You’re injured, and medical bills are starting to pile up. Maybe you’re also out of work or dealing with ongoing physical and mental pain. All you know is that you need help, and you need it now. So, what is a civil lawsuit, and can it help you address your damages and losses?
In This Blog, We’ll Answer Questions Like:
- What is a civil lawsuit, and what can it help me do?
- What kinds of injuries and accidents can a civil suit help with?
- How long do I have to file my lawsuit?
What Is a Civil Lawsuit in Mississippi?
A civil lawsuit is a legal process by which two parties attempt to resolve a legal dispute or disagreement. The lawsuit is filed by the plaintiff (injured party) against the defendant (at-fault party, or often their insurer). At Pittman, Roberts & Welsh, PLLC, we represent injury and accident victims who are seeking justice through civil claims and lawsuits.
These types of lawsuits often follow insurance or injury claims that could not be successfully resolved outside of court, although this is not always the case. If you’re unsure whether you should file a personal injury claim or lawsuit, we encourage you to speak with a knowledgeable personal injury attorney.
A Civil Lawsuit Can Help You…
In Mississippi, civil lawsuits can help you recover compensation, hold the at-fault party accountable for their actions, and secure a sense of justice for what you’ve been through. Let’s take a closer look at what this means.
If you were injured by the negligent, reckless, or wrongful actions of another person, you’ve likely incurred significant financial losses. A civil lawsuit gives you the opportunity to recover compensation that makes you whole.
This includes recourse for both financial and non-financial losses, which are referred to as economic and non-economic damages.
Your calculable financial losses are covered by economic damages and include:
- Past, current, and future medical bills
- Lost wages if you can’t work
- Reduced earning loss if you can’t work in the same capacity
- Property damage for damaged or broken items of value
Not every injury can be seen or is accompanied by a price tag, though. That’s why non-economic damages compensate you for losses like:
- Physical pain and suffering
- Mental and emotional anguish
- Post-traumatic stress disorder (PTSD)
- Loss of companionship and consortium
Defendants usually aren’t eager to fully compensate plaintiffs for their damages. To increase your odds of recovering full and fair compensation, you need to build the strongest possible case. This involves collecting and analyzing evidence, correctly valuing the worth of all damages, and going back and forth with the insurance company.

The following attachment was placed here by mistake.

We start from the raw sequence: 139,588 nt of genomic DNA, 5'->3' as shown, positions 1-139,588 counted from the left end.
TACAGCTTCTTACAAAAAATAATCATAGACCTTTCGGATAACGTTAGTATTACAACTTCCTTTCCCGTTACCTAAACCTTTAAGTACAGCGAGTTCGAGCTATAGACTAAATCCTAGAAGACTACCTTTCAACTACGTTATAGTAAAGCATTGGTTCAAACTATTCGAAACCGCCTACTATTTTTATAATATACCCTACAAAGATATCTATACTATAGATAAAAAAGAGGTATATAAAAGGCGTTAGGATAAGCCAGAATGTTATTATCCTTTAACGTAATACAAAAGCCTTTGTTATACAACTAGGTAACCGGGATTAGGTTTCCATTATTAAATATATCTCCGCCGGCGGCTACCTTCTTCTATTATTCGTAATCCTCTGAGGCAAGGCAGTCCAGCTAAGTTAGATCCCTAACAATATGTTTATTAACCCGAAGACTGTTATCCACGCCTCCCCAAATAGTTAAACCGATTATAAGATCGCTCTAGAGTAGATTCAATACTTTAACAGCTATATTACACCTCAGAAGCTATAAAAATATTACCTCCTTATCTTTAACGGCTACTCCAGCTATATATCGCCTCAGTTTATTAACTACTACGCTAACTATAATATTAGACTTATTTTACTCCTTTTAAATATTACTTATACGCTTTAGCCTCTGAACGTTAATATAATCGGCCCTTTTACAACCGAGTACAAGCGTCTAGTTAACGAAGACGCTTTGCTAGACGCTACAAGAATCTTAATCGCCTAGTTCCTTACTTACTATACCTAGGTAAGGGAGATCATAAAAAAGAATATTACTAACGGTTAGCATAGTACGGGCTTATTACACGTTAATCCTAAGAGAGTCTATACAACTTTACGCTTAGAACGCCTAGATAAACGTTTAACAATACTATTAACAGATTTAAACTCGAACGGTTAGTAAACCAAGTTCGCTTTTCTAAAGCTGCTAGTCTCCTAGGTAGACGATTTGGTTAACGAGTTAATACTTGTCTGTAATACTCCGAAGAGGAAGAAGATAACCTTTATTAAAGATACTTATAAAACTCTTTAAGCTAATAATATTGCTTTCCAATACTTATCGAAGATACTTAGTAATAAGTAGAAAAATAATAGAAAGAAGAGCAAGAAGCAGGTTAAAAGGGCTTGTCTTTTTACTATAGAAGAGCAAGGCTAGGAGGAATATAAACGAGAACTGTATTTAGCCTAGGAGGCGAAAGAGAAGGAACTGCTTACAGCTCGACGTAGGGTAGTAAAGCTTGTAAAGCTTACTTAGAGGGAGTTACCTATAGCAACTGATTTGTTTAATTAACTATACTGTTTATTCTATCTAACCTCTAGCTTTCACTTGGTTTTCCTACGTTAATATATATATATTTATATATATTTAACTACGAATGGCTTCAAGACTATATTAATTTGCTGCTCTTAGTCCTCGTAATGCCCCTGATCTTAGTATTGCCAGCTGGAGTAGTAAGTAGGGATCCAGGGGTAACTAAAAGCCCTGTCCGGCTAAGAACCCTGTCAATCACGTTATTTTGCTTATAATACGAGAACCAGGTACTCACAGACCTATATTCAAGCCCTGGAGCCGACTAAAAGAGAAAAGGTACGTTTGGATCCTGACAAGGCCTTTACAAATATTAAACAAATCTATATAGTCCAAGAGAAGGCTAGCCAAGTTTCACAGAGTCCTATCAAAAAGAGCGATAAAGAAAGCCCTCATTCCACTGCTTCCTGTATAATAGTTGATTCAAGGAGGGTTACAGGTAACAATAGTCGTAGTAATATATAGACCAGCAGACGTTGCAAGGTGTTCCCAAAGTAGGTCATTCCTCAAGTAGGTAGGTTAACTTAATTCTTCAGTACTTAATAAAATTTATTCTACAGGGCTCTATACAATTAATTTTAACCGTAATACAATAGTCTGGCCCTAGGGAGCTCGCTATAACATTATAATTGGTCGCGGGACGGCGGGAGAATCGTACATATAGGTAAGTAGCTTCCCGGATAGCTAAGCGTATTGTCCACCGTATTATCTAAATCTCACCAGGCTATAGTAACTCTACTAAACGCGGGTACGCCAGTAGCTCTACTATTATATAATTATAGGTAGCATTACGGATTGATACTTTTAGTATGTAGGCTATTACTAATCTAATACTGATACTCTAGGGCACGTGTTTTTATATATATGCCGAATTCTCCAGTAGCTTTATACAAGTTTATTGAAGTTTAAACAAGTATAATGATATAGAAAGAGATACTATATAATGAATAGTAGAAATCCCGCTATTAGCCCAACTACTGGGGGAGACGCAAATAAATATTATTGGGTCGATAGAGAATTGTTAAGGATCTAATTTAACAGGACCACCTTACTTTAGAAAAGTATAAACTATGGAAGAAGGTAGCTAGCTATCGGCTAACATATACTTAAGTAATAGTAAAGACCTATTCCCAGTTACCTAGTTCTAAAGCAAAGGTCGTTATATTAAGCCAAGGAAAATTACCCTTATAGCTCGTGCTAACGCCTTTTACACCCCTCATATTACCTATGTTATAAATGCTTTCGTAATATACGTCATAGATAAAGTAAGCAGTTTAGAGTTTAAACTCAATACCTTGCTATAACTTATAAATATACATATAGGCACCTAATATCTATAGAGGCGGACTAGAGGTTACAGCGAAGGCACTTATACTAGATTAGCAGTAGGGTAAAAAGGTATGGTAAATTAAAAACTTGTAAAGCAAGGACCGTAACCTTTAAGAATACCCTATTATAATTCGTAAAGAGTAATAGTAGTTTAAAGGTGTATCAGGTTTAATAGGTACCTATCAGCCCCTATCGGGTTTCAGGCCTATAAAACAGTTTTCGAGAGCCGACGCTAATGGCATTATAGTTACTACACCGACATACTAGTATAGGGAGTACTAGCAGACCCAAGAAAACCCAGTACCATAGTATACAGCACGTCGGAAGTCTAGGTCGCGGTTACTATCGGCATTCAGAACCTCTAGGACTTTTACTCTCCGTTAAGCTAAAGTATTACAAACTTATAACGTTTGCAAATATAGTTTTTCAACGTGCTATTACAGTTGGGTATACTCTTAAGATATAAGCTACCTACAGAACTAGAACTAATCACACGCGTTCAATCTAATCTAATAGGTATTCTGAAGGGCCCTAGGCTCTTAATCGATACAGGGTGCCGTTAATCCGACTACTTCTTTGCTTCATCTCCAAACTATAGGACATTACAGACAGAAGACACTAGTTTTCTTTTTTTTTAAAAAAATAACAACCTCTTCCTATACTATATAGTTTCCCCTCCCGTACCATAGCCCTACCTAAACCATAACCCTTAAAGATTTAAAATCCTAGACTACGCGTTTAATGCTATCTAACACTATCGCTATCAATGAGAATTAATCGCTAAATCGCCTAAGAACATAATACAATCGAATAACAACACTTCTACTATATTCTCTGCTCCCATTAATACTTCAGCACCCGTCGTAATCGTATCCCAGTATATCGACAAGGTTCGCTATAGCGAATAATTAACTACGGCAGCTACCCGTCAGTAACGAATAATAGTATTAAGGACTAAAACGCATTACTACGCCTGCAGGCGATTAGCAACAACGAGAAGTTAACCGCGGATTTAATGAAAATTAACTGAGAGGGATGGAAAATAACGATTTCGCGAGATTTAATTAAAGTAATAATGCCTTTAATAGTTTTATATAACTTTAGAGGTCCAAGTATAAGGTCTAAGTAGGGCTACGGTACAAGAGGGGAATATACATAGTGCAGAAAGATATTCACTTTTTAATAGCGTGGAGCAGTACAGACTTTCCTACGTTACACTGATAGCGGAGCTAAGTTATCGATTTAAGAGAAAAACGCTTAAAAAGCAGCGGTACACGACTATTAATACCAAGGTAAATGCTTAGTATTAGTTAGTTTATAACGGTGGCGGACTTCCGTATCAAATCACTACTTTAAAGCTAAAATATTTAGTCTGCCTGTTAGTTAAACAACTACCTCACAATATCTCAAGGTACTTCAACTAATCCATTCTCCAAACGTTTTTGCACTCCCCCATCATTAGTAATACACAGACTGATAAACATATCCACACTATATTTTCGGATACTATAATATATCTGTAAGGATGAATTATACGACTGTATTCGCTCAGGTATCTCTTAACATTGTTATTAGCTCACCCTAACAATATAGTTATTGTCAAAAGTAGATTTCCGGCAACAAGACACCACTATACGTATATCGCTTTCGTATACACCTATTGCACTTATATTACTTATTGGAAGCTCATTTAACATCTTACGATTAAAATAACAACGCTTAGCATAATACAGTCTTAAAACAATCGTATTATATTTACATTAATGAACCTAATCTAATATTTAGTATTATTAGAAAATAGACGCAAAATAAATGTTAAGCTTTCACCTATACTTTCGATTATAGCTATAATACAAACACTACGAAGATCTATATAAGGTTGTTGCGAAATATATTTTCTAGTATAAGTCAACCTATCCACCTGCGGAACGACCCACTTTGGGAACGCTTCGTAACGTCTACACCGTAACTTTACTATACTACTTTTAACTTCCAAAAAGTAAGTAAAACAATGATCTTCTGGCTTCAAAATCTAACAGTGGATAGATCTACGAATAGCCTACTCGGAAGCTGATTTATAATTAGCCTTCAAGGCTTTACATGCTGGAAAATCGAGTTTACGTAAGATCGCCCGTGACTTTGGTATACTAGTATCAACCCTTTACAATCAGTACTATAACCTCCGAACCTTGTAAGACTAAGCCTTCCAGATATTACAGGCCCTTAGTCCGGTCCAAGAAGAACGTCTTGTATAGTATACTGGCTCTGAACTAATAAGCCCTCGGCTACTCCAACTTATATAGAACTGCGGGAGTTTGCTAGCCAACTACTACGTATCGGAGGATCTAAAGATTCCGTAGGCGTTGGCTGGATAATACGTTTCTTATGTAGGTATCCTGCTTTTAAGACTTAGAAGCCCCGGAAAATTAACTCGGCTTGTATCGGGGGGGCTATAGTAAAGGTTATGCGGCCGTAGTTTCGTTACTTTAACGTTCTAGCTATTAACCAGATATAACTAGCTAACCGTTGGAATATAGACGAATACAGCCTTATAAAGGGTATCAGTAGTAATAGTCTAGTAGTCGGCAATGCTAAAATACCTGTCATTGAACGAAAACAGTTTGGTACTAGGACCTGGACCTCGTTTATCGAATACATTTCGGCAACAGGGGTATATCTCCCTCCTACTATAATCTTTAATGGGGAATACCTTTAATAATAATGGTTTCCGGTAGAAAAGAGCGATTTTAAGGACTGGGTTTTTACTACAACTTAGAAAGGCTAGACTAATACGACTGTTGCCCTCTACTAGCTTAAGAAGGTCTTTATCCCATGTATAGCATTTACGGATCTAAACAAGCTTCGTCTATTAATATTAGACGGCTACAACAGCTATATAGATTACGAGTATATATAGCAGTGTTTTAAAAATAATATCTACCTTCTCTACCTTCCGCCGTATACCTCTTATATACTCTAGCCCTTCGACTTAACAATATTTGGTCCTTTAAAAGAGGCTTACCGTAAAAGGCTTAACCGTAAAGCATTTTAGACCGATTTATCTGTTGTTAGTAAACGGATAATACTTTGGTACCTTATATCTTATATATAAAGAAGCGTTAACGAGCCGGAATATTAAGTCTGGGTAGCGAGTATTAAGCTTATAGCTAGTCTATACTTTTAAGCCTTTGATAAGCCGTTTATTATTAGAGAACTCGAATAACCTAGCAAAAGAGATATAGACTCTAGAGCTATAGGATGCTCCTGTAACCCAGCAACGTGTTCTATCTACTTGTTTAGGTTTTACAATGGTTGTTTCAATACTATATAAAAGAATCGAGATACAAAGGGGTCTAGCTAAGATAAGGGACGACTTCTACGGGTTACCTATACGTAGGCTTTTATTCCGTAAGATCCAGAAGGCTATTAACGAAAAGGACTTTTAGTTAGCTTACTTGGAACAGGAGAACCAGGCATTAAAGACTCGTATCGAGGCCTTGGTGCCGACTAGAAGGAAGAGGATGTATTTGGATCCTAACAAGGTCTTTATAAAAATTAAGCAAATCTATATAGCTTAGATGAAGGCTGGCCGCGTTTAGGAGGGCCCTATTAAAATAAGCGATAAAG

To avoid missing out on compensation that is vital to your recovery, we recommend working closely with an attorney.
Hold the At-Fault Party Accountable
Maybe you were hit by a driver who was looking at their phone instead of the road. Or perhaps you slipped and fell on a puddle of water that a worker failed to clean up. Or a doctor misread your test results and misdiagnosed you.
What happened to you was wrong, and it should have never happened.
What few people realize, though, is that acts of negligence or wrongdoing often fail to meet the threshold for criminal charges. This means that another person could seriously injure you or even kill a loved one and then face no consequences for it.
Civil law creates a pathway for accident and injury victims to hold at-fault parties accountable for their actions, even when they don’t rise to criminal acts.
What Kind of Accidents Can I File a Civil Lawsuit For?
You can file a civil lawsuit for a wide range of accidents and injuries, including:
- Car accidents
- Truck accidents
- Motorcycle accidents
- Boating accidents
- Pedestrian accidents
- Dangerous and defective products
- Surgical errors
- Birth injuries
- Medical malpractice
- Nursing home abuse and neglect
- Traumatic brain injuries (TBIs)
- Burn injuries
- Spinal cord injuries
- Wrongful death
- And more
Not sure if you have grounds to file a civil lawsuit or personal injury claim? We can help. Schedule a free informational meeting, and we’ll review the details of your case and what happened to you.
Is There a Time Limit for Filing a Civil Lawsuit?
Every state has the right to set statutes of limitations for civil claims. A statute of limitations is a time limit placed on your right to take legal action.
In Mississippi, the statute of limitations for most personal injury claims is three years from the date of the accident. You also have three years to file claims for product liability and wrongful death cases.
The statute of limitations for medical malpractice claims is only two years, although exceptions apply for victims who were injured as minors.
The discovery rule can also extend the statute of limitations in certain circumstances, delaying the start date for this time limit until the victim discovered (or should have reasonably discovered) the injury or the cause of the injury.
Don’t count on an exception applying to your case, though. To avoid missing out on your right to take legal action, it is strongly recommended that you begin working on your case sooner rather than later.
Take a Stand Against What Happened to You Today
You deserved better than to be hurt by another person’s or entity’s negligence. You have the chance to stand up and say, “What happened to me wasn’t right, and I should be compensated for all my losses.”
Pittman, Roberts & Welsh, PLLC is here to help you take a stand. We’ll guide you through every step of the legal process, from initially gathering evidence to demanding full and fair compensation from the insurance company. It doesn’t matter if you were hurt last week or last year—we want to talk to you.
Schedule your free consultation at our Jackson office today.